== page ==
Big Ten adds Maryland, Rutgers likely next, giving league more markets, money
BY HERB GOULD firstname.lastname@example.org November 19, 2012 10:27PM
Big Ten commissioner Jim Delany (left) shares a laugh with Maryland football coach Randy Edsall after a news conference to announce the school’s decision to leave the ACC for the Big Ten. | Patrick Semansky~AP
Updated: December 21, 2012 6:26AM
We might think it’s sports, but in another reminder that college sports is big business, the Big Ten annexed Maryland as its 13th member Monday. Rutgers is expected to make the math even fuzzier Tuesday, when it becomes the conference’s 14th team.
The league has no plans to change its name, but don’t rule out the addition of two more teams in the near future. That’s where college sports is moving — four (television) networks of 16-school mega-conferences.
Spurned for two decades by Notre Dame, which added to the insult recently by moving all of its sports except the one that matters (football) to the ACC, the Big Ten struck back, snatching the Terrapins from the ACC.
If the Irish are the Great White Whale in all of this, Big Ten commissioner Jim Delany seems to be Captain Ahab.
Not surprisingly, a platoon of Big Ten Network analysts applauded the Maryland acquisition.
‘‘Based on early react from Big 10 analysts, Delany trails only Gandhi, Mandela, MLK among visionaries,’’ Minneapolis sports-talk host Dan Barreiro tweeted.
In another reminder that there’s something uncomfortably inbred about the Big Ten owning the network that covers it, ESPN analysts were not afraid to use their harpoons.
‘‘I just don’t understand it,’’ said Bruce Pearl, the former Iowa assistant and ex-Tennessee coach. ‘‘They talk about student-athlete welfare. How’s the road trip from Maryland to Nebraska going to be for the volleyball team or the fans who want to travel?’’
Another ESPN analyst, former Virginia Tech coach Seth Greenberg, also questioned an apparent marriage of convenience.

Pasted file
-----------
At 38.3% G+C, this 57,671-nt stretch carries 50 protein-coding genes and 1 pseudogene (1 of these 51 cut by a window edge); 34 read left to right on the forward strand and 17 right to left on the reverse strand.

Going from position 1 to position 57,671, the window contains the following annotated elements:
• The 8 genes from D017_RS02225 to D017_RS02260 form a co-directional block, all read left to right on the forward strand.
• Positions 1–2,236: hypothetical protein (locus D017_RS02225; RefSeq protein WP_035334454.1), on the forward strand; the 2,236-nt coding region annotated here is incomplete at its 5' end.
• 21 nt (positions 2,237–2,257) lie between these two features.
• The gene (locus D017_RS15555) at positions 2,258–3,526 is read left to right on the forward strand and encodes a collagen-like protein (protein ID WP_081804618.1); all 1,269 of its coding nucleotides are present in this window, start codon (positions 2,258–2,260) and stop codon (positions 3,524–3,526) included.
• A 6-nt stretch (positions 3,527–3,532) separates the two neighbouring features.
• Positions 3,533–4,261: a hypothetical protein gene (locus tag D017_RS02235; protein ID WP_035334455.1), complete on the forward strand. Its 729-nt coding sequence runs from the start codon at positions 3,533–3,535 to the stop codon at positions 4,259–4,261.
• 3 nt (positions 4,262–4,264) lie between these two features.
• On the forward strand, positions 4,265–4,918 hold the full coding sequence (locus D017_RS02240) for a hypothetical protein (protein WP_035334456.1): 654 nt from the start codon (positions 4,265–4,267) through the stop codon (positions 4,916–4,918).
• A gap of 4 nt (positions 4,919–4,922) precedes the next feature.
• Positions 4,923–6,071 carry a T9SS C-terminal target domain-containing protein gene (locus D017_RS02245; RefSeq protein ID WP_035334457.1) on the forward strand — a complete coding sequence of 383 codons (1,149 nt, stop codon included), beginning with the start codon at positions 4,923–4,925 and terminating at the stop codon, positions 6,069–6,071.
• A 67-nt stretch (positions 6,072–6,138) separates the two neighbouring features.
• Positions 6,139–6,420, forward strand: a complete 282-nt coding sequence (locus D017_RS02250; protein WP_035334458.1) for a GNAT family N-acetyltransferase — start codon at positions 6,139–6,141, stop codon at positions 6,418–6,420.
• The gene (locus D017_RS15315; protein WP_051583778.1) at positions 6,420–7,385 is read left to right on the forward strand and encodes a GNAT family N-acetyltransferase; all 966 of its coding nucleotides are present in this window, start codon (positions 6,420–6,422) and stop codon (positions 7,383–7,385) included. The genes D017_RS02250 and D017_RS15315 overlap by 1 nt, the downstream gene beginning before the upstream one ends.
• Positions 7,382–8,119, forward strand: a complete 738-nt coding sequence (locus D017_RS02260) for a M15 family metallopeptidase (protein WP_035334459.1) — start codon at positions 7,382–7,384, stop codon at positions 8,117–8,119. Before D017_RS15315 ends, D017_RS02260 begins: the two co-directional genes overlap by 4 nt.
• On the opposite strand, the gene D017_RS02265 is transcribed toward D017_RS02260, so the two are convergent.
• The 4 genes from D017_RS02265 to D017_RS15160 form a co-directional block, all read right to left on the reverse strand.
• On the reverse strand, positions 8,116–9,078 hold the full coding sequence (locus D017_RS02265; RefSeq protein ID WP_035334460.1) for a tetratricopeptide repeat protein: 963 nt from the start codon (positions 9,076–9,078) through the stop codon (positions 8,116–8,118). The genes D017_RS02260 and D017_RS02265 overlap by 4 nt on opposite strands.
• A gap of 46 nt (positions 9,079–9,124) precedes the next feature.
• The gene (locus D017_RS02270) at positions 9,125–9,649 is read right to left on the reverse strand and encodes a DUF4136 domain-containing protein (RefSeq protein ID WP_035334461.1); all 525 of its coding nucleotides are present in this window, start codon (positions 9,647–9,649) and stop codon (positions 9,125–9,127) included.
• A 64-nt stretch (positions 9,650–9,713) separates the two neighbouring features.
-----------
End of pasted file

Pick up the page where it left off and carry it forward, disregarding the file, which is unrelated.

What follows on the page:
‘‘There’s an arms war going on right now between the conference commissioners,’’ Greenberg said. ‘‘ ‘You’ve got Notre Dame. We’ve got Maryland.’ It’s about one thing. Cha-ching. Maryland’s having financial problems, and this is a way to solve those problems.’’
What’s the Big Ten’s obsession with money? It just made room for Nebraska in 2011, creating a 12-school loop that allowed it to add a conference championship game that commanded $24 million from Fox. Its member schools already reportedly receive $24 million each from their partnership.
Apparently, that’s not enough. The Big Ten needed to snatch Maryland from its rich ACC tradition and Rutgers — Rutgers? — from the shadow of the Empire State Building for the obvious reason.
The Terrapins and Scarlet Knights will increase the East Coast profile of the Big Ten Network, which will become a must-have for cable providers, especially in the Washington and New York metro areas.
The expansion also will enhance the Big Ten’s position when its other television contracts expire in 2017.
For Maryland, which recently eliminated seven sports because of a budget crunch, it is a much needed financial boon.
‘‘I did it to guarantee the long-term future of Maryland athletics,’’ university president Wallace Loh said. ‘‘No future president will have to worry about cutting teams or that Maryland athletics will be at risk.’’
Why the Big Ten needed to go beyond its geographic profile to create a sprawling, unwieldy 14-school association is not as clear.
‘‘Maybe some people fear the turtle. We embrace the turtle,’’ said Delany, playing on a slogan associated with Maryland’s Terrapin mascot.
What the Big Ten seems to fear, almost irrationally, is losing its status as the nation’s wealthiest college conference to the expansion machinations of other leagues.
MARYLAND VS. BIG TEN 4-44-1
Michigan State 1-4
Penn State 1-35-1
Campus: College Park, Md.
President: Wallace D. Loh
RUTGERS VS. BIG TEN
Michigan State 3-2-0
Penn State 2-22-0
Founded: 1766 9-26-0
Campus: New Brunswick, N.J.
President: Robert L. Barchi